The development of the Dom Narodowy Polski Apartments involved the acquisition and rehabilitation of a 50-unit senior housing complex in downtown Chicopee, a city about 90 miles west of Boston. It comprises two four- and five-story structures, built in 1930 and renovated in 1982. The Massachusetts Housing Investment Corporation (MHIC) provided a $1.7 million Low-Income Housing Tax Credit equity investment to Preservation of Affordable Housing (POAH). In partnership with participating lenders Citizen’s Bank and United Commercial Bank, MHIC also provided a $2.5 million acquisition loan. Modest renovations were completed, such as replacement of boilers and hot water heaters with energy efficient models, upgrades of kitchens/baths, window replacements and a partial roof replacement. When this project’s Section 8 contract expired in 2011, POAH secured a 20-year extension to ensure that the units remain affordable.
After a two-year development process, in 1998 New Jersey began implementing a rehab code of its own design that replaced requirements found in traditional codes with a more rehabilitation-friendly system. Like the model codes it influenced, New Jersey’s rehab code uses the scope of the project and any proposed changes in building use to determine the degree of code compliance required.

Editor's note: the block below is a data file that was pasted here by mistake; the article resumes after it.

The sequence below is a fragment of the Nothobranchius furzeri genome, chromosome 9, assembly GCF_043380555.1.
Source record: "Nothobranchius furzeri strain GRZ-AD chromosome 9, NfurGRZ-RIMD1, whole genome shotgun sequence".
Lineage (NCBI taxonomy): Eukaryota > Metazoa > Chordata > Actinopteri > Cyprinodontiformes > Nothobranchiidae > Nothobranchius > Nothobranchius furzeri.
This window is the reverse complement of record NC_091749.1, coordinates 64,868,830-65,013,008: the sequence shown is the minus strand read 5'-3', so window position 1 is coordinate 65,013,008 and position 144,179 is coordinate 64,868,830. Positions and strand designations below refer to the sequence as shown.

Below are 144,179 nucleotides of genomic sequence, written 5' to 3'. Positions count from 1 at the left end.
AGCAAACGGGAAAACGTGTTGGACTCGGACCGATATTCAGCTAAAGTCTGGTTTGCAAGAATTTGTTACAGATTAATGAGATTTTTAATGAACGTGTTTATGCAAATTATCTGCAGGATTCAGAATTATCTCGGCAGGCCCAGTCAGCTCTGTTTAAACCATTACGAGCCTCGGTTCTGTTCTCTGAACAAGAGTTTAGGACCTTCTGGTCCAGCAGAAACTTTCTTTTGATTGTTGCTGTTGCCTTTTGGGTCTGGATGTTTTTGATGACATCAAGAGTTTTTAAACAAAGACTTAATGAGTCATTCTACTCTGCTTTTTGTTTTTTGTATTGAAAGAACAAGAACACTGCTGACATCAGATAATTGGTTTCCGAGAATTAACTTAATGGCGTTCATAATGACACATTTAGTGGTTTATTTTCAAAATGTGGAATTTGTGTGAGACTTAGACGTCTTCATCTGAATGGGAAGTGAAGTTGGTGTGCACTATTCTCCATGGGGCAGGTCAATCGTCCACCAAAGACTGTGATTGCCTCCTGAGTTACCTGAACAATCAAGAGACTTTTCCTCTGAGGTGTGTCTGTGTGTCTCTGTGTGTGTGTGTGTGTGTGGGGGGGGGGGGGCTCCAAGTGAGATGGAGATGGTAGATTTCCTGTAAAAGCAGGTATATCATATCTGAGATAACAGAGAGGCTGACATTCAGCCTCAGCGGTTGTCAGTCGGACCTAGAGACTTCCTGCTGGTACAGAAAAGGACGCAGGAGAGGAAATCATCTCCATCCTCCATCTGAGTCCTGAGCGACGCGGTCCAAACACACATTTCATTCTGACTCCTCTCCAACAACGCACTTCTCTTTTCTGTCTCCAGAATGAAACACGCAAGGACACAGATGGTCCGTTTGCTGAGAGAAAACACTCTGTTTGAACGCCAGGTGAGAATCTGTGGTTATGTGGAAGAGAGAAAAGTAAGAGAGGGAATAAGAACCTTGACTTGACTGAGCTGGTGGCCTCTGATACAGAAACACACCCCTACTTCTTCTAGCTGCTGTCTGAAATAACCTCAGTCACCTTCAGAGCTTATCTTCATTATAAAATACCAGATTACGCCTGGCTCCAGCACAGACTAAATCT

Based on the type and extent of work proposed, projects fall into one of three categories: Rehabilitation, which includes sub-classifications of Repair, Renovation, Alteration and Reconstruction; Change of use; and Addition. Projects in each category must fulfill a different set of requirements, with smaller repair projects prompting the fewest requirements and additions calling for full compliance with new construction standards in the new portion of the building. The new code reduced redevelopment costs by as much as 10-25 percent.